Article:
This Direction-Neutral SPY Options Trade Ahead Of Powell's Speech Would've Doubled Your Money

BY Benzinga | ECONOMIC | 12/01/22 06:57 AM EST

Major Wall Street indices soared on Wednesday after Federal Reserve Chair Jerome Powell said the central bank may slow the pace of rate hikes as soon as December while also noting that bringing down inflation remained a long battle. 

The rally sent major Wall Street indices soaring with the SPDR S&P 500 ETF Trust (NYSE: SPY) closing the day's session higher by 3.14%.

Powell's speech was a scheduled event and if you had been following the financial press, you would have understood that market participants were keenly watching out for the speech. It was apparent that a major market movement was potentially on the cards.

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The Strategy: In such a case where huge market movement is anticipated, a good strategy to follow would be the "Long Strangle," which involves simultaneously buying a slightly out-of-the-money call and put options on an asset. 

If the market makes a significant move in either direction, one of the options would likely explode in value. The ensuing profit would, in most cases, more than cover the losses you made on the other option. Call options rise when the underlying asset price increases and put options gain when the asset price falls.

It is noteworthy that the maximum risk in this strategy is limited to the total price you paid for both options.

SPY Options: On Tuesday, a day before Powell's speech, the SPY closed at 395.23, according to Barchart data. As part of the Long Strangle strategy, you could have bought the 394-strike put option expiring on Dec. 1 at about its day-end price of $2.43 along with the 396-strike call option of the same expiry near its session-end price of $2.57. The total cost would have come to $5.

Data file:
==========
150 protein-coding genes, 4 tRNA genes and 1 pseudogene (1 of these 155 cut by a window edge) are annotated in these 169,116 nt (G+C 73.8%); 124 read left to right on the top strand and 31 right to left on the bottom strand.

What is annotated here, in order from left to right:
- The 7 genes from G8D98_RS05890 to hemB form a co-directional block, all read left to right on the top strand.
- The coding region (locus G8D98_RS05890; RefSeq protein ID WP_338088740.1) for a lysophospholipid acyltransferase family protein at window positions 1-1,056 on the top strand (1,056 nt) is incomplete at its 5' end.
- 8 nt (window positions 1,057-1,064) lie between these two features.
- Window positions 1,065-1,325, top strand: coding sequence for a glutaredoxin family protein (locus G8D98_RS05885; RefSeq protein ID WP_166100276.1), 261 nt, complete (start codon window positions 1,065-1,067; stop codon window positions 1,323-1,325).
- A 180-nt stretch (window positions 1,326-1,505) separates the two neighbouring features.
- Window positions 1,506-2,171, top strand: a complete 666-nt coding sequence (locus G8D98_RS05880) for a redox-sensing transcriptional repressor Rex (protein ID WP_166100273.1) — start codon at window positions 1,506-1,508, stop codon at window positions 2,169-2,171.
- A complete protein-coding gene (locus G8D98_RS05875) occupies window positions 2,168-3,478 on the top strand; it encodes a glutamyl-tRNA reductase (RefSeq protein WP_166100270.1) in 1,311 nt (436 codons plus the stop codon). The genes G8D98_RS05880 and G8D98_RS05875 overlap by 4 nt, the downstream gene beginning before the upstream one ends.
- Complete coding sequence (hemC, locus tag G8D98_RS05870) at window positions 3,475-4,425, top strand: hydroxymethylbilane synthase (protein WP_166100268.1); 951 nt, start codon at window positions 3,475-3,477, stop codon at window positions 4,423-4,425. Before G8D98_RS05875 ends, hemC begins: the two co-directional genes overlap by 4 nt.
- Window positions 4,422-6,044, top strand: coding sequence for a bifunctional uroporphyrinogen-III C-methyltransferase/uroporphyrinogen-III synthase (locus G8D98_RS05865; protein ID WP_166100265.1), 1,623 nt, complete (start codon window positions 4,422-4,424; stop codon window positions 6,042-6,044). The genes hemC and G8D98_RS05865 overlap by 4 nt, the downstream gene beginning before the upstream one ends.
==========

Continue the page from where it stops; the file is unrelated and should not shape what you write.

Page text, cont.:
After Powell's speech on Wednesday, the SPY rally took the 396-strike call option to $11.89 towards the end of the session. The 394-strike put option lost value and ended the day at $0.06. The total value of both options stood at $11.95 -- a staggering 139% return. Ideally, in such a trade, it is recommended that you immediately close the positions and book your profit. Otherwise, you will see part of the returns diminish because of theta decay, or the loss in the value of an option, as you get closer to the expiry date unless the market continues to move in the desired direction.

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In general the bond market is volatile, and fixed income securities carry interest rate risk. (As interest rates rise, bond prices usually fall, and vice versa. This effect is usually more pronounced for longer-term securities.) Fixed income securities also carry inflation risk and credit and default risks for both issuers and counterparties. Unlike individual bonds, most bond funds do not have a maturity date, so avoiding losses caused by price volatility by holding them until maturity is not possible.

Lower-quality debt securities generally offer higher yields, but also involve greater risk of default or price changes due to potential changes in the credit quality of the issuer. Any fixed income security sold or redeemed prior to maturity may be subject to loss.

Before investing, consider the funds' investment objectives, risks, charges, and expenses. Contact Fidelity for a prospectus or, if available, a summary prospectus containing this information. Read it carefully.